Posted on

Wassaic Charcoal Kilns

While down giving a presentation about stone walls and foundations at the Timber Framer’s Guild Conference in Manchester New Hampshire last weekend, Mason Lord an attendee, shared some amazing photos of the Wassaic Charcoal Kilns (also referred to as furnaces or pits).  These stone structures are of the corbeled beehive type but their large size and purpose are quite unusual.  They also appear to be very well preserved.

I found the following information below here https://www.wgpfoundation.org/historic-markers/wassaic-iron/

“The Wassaic Charcoal Pits are all that remain of the Reed, Gridley & Co. Iron Works, which remained open to the mid-to-late 1920s. The charcoal made in the pits was used to fire the Gridley Blast Furnace. Constructed of stone, the pits are about 30 feet in diameter with an entrance about six-feet high. It took about three weeks of slow burning to transform wood into charcoal. This charcoal was used for fuel in the blast furnace because of its low sulfur content which is harmful to iron.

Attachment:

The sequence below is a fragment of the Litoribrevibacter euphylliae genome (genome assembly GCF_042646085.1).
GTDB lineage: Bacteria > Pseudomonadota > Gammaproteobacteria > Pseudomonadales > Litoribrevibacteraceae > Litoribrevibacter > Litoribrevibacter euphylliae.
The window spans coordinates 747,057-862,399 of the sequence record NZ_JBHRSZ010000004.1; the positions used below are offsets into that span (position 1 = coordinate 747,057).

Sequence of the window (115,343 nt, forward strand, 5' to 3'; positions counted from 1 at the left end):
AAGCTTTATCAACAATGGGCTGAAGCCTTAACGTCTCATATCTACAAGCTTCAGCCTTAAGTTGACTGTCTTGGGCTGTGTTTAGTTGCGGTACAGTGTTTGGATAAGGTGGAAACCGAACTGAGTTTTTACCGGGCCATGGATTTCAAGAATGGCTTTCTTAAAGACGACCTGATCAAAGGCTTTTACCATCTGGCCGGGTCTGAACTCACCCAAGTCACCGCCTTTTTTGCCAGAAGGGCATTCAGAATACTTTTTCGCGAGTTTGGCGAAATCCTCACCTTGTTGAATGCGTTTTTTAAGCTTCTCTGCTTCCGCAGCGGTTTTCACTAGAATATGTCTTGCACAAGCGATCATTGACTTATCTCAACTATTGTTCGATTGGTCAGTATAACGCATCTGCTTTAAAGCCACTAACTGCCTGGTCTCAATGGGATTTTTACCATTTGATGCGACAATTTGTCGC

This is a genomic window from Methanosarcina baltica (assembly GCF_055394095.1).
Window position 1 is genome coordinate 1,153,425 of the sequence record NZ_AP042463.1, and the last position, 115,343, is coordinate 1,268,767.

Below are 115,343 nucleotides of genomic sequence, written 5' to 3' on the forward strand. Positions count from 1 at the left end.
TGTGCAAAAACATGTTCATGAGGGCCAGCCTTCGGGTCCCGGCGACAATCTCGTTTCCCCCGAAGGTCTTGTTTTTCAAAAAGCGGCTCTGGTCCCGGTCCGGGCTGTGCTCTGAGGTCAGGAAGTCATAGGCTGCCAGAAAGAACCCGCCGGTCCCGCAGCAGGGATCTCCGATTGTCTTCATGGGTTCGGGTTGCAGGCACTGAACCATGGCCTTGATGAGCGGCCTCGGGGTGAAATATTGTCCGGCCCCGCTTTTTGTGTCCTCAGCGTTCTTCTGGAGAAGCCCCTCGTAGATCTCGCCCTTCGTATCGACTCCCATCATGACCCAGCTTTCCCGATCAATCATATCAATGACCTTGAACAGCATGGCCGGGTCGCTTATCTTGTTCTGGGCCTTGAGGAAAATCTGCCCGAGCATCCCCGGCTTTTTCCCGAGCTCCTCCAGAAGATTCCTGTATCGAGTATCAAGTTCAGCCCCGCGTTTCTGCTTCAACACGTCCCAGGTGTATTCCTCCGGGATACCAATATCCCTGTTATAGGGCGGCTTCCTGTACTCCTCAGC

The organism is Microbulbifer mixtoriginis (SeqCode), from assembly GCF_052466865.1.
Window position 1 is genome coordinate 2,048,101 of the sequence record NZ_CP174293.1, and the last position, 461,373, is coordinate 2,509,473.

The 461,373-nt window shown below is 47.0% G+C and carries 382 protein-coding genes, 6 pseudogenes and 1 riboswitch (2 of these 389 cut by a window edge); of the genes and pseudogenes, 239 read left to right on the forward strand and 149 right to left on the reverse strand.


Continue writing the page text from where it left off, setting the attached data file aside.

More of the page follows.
A historic photo provided by the Town of Amenia [below] showed the 150-year old uncommon charcoal furnaces at the Wassaic end of Deep Hollow Road.  Although they were no longer used, the 1898 photo showed them as they appeared.”

These structures are located just off Deep Hollow Rd in Ameia NY.  Mason Lord provided the pictures on this page with the exception of the historic image.

The entrance is 6 feet tall
Exterior view
Another interior view. The openings presumably had ways of being closed off to various degrees to get the right airflow for charcoal creation.
Another interior view
Center opening and upper "doorway"
Historic Photo from 1898, when the kilns were already many decades old. Photo from https://www.wgpfoundation.org/historic-markers/wassaic-iron/